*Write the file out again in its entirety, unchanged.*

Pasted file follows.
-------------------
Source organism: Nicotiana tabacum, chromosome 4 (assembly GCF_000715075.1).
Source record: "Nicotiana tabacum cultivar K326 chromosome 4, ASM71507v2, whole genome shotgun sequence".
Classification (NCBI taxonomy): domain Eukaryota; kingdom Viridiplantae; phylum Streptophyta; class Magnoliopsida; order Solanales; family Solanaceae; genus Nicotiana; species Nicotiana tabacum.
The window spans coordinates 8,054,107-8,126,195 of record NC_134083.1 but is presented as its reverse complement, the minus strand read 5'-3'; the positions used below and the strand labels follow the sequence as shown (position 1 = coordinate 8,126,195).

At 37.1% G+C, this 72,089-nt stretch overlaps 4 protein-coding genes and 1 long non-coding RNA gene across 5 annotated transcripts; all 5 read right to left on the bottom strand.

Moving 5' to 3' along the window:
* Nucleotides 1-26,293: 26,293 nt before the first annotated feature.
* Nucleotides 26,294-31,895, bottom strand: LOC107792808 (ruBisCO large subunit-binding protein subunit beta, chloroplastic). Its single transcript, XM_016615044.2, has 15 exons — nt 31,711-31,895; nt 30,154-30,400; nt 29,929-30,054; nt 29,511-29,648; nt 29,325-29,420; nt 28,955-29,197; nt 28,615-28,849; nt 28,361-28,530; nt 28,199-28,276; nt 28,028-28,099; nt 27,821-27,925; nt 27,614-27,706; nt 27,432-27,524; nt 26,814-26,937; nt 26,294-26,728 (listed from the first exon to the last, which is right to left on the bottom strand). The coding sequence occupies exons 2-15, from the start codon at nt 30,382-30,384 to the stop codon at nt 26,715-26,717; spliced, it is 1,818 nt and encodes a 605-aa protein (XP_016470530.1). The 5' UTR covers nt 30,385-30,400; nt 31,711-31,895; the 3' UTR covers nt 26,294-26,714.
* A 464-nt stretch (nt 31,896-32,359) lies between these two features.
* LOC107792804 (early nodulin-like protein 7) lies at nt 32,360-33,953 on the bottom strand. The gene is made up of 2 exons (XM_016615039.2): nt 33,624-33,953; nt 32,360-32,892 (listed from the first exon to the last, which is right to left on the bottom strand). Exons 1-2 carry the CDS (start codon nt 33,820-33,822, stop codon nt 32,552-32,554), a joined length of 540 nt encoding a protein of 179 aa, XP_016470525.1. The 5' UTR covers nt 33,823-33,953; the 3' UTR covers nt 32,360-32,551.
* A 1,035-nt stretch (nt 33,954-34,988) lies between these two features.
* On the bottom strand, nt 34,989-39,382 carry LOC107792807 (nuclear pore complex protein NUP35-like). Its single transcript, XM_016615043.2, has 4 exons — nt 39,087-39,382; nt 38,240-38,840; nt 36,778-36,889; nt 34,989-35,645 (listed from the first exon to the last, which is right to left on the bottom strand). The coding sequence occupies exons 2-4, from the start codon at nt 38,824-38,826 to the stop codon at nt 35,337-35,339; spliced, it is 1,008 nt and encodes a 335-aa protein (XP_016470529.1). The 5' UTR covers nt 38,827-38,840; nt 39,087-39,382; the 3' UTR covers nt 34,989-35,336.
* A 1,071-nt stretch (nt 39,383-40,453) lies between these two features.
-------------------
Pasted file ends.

Source organism: Nicotiana tabacum, chromosome 4 (assembly GCF_000715075.1).
Source record: "Nicotiana tabacum cultivar K326 chromosome 4, ASM71507v2, whole genome shotgun sequence".
Classification (NCBI taxonomy): domain Eukaryota; kingdom Viridiplantae; phylum Streptophyta; class Magnoliopsida; order Solanales; family Solanaceae; genus Nicotiana; species Nicotiana tabacum.
The window spans coordinates 8,054,107-8,126,195 of record NC_134083.1 but is presented as its reverse complement, the minus strand read 5'-3'; the positions used below and the strand labels follow the sequence as shown (position 1 = coordinate 8,126,195).

At 37.1% G+C, this 72,089-nt stretch overlaps 4 protein-coding genes and 1 long non-coding RNA gene across 5 annotated transcripts; all 5 read right to left on the bottom strand.

Moving 5' to 3' along the window:
* Nucleotides 1-26,293: 26,293 nt before the first annotated feature.
* Nucleotides 26,294-31,895, bottom strand: LOC107792808 (ruBisCO large subunit-binding protein subunit beta, chloroplastic). Its single transcript, XM_016615044.2, has 15 exons — nt 31,711-31,895; nt 30,154-30,400; nt 29,929-30,054; nt 29,511-29,648; nt 29,325-29,420; nt 28,955-29,197; nt 28,615-28,849; nt 28,361-28,530; nt 28,199-28,276; nt 28,028-28,099; nt 27,821-27,925; nt 27,614-27,706; nt 27,432-27,524; nt 26,814-26,937; nt 26,294-26,728 (listed from the first exon to the last, which is right to left on the bottom strand). The coding sequence occupies exons 2-15, from the start codon at nt 30,382-30,384 to the stop codon at nt 26,715-26,717; spliced, it is 1,818 nt and encodes a 605-aa protein (XP_016470530.1). The 5' UTR covers nt 30,385-30,400; nt 31,711-31,895; the 3' UTR covers nt 26,294-26,714.
* A 464-nt stretch (nt 31,896-32,359) lies between these two features.
* LOC107792804 (early nodulin-like protein 7) lies at nt 32,360-33,953 on the bottom strand. The gene is made up of 2 exons (XM_016615039.2): nt 33,624-33,953; nt 32,360-32,892 (listed from the first exon to the last, which is right to left on the bottom strand). Exons 1-2 carry the CDS (start codon nt 33,820-33,822, stop codon nt 32,552-32,554), a joined length of 540 nt encoding a protein of 179 aa, XP_016470525.1. The 5' UTR covers nt 33,823-33,953; the 3' UTR covers nt 32,360-32,551.
* A 1,035-nt stretch (nt 33,954-34,988) lies between these two features.
* On the bottom strand, nt 34,989-39,382 carry LOC107792807 (nuclear pore complex protein NUP35-like). Its single transcript, XM_016615043.2, has 4 exons — nt 39,087-39,382; nt 38,240-38,840; nt 36,778-36,889; nt 34,989-35,645 (listed from the first exon to the last, which is right to left on the bottom strand). The coding sequence occupies exons 2-4, from the start codon at nt 38,824-38,826 to the stop codon at nt 35,337-35,339; spliced, it is 1,008 nt and encodes a 335-aa protein (XP_016470529.1). The 5' UTR covers nt 38,827-38,840; nt 39,087-39,382; the 3' UTR covers nt 34,989-35,336.
* A 1,071-nt stretch (nt 39,383-40,453) lies between these two features.